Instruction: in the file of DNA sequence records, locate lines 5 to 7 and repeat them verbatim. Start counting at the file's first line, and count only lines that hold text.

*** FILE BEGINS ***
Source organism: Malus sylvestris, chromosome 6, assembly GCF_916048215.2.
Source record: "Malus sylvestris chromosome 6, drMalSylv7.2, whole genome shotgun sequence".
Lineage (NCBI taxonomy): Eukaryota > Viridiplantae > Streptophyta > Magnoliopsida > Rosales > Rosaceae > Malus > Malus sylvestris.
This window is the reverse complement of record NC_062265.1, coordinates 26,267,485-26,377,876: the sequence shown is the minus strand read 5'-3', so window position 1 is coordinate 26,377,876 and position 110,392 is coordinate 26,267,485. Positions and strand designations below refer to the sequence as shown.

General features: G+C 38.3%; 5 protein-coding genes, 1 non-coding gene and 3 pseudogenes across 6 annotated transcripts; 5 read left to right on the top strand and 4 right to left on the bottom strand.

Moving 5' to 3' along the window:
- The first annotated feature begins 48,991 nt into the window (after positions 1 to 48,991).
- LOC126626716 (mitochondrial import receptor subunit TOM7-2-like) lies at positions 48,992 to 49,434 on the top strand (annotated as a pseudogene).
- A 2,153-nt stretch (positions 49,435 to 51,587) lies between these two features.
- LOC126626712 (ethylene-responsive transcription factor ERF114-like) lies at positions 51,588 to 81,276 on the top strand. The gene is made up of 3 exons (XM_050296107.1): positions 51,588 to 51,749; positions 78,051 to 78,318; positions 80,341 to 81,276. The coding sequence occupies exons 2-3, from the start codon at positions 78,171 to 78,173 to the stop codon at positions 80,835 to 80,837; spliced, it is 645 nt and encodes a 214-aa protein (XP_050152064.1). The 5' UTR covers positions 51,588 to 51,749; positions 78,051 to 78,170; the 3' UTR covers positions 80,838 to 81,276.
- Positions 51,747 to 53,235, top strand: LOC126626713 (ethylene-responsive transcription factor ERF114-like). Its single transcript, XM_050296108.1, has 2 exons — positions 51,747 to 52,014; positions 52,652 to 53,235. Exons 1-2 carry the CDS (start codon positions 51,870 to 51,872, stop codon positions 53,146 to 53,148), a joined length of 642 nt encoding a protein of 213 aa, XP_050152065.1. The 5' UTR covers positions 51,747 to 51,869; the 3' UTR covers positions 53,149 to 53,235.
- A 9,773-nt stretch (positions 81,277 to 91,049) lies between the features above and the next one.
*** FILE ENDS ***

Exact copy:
General features: G+C 38.3%; 5 protein-coding genes, 1 non-coding gene and 3 pseudogenes across 6 annotated transcripts; 5 read left to right on the top strand and 4 right to left on the bottom strand.

Moving 5' to 3' along the window:
- The first annotated feature begins 48,991 nt into the window (after positions 1 to 48,991).